I’m not trying to say Bynum’s injuries aren’t an issue. But over the last two years, he’s been mostly healthy. Kyrie’s collection of injuries, although unrelated, could be showing a pattern of a fragile body. Gosh I sure hope it’s not that. But if injuries are a major concern, then I think we have to consider Kyrie’s history as well. That was all I was trying to say.

  • God

    I don’t hate Cleveland

  • Andrew Schnitkey

    For me, Bynum staying healthy all last year during that compressed season was a very encouraging sign.

  • vedwin

    Well I think the original point was that with the really elite players having Bird Rights isn’t really a barrier to player movement if they really want to go.

    I certainly don’t mind exploring the deal but I don’t see any need to swing for the fences right now. All the reasons that Bynum would potentially sign a long term deal in Cleveland, will still be in place next year when he’s an UFA. So if he was ever going to sign here why not wait until next year and not give up our only other real talent acquisition platform (the draft).

  • Andrew Schnitkey

    Next year, CLE wouldn’t hold his Bird Rights, and he wouldn’t have a season of gelling with Kyrie under his belt. I think the odds of him signing if we trade now are infinitely greater than the odds of him signing if we wait until free agency next year. Again, just my opinion.

  • Harv 21

    my prob with invoking this parable is that the rower and pilot are not known to be unreliable in a crisis, the boat and chopper are not known to have had breakdowns, and by eyeing Kyrie’s contract Grant has a decent feel for when caution must be thrown to the wind. I’m not as sure that Bynum is missing piece as some others are.

  • NateOgden

    LeBron had a running mate, Carlos Boozer, and we got screwed trusting him to resign. With a great player we spent the rest of LeBron’s years never able to replace boozer. If we give up all of our assets for Bynum then he leaves after one year we are right back to LeBron time, a great player that will keep us out of the lottery and no chance of adding the missing 1-2 pieces.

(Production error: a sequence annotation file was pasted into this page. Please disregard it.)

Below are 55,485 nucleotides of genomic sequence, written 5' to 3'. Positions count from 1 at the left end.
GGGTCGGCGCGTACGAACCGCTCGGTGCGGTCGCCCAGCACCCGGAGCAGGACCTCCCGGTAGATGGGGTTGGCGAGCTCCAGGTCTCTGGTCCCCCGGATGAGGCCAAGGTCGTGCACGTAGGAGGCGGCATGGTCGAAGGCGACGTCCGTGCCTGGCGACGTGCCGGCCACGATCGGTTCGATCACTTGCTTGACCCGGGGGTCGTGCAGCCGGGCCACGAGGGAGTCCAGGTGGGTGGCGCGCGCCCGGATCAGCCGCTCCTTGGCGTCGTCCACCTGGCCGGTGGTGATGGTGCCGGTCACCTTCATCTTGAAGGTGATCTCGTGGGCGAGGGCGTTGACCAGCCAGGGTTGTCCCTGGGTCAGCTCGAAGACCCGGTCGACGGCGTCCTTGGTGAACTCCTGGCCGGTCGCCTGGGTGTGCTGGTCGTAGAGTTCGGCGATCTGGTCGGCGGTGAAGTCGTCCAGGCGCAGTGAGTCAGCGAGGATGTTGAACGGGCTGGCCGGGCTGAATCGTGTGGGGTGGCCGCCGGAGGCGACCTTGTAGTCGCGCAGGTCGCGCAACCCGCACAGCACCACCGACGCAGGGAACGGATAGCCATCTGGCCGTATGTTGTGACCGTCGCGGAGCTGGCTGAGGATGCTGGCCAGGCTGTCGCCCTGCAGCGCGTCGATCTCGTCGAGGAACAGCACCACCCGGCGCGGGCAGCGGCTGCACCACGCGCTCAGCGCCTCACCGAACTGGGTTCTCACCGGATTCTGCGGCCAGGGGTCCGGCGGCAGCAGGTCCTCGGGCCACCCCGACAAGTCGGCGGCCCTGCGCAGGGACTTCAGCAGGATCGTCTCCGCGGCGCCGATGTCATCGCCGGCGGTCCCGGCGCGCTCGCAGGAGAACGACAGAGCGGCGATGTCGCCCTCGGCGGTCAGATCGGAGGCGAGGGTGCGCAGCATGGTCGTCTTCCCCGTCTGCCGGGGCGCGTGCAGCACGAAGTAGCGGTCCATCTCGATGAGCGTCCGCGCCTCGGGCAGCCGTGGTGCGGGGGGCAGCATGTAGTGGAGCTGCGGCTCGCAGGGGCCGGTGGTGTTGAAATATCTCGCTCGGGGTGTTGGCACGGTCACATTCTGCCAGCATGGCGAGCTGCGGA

In this trade we aren’t giving up one asset leaving is the other to try and pull something off, we are giving up the majority of our picks plus our cap space. That is going all in hoping a 24 year old from LA decides to spend the next 5 years in Cleveland. Contract money means nothing, Bynum could make that up in any major city doing used car commercials.

    If Bynum really loves the idea of playing in CLE with Kyrie and wants to dominate for years to come then the smart move is to play out his last year in LA and sign as a free agent. That way CLE keeps their draft picks and cap room and could really build a long term dynasty.

  • The_Real_Shamrock

    Z and Daugherty were polar opposites. Z got hurt early in his career and thanks to modern medicine was able to recover and play a long professional career. Daugherty on the other hand had a great career cut short by a back injury he could never recover from which was a shame.

    The other thing to keep in mind is the presence of rookie Tyler Zeller. Zeller would make it much easier for the Cavaliers to rest or not play Bynum as much as normal. That would be an additional benefit of having a pair of seven footers.

  • Jack

    “I don’t think anyone would say they don’t want Kyrie because of injury concerns. Bynum’s recent history shows us he has been mostly healthy and I don’t think injury concerns is a good reason to not go out and get him.”

    I know you’re not discrediting his injuries as something to be aware of, but I disagree with the weight they carry (as much as those knees of his). I don’t think putting these two in parallel means anything. I agree that GMs wouldn’t be losing sleep over injury reports when acquiring Kyrie–I don’t think that would be justified. I do, however, think it would be justified to be hesitant pulling the trigger on Bynum based on injury history. Maybe not “a good reason” but certainly not a “bad reason”…don’t you think that’s at least some part of the Lakers’ thinking?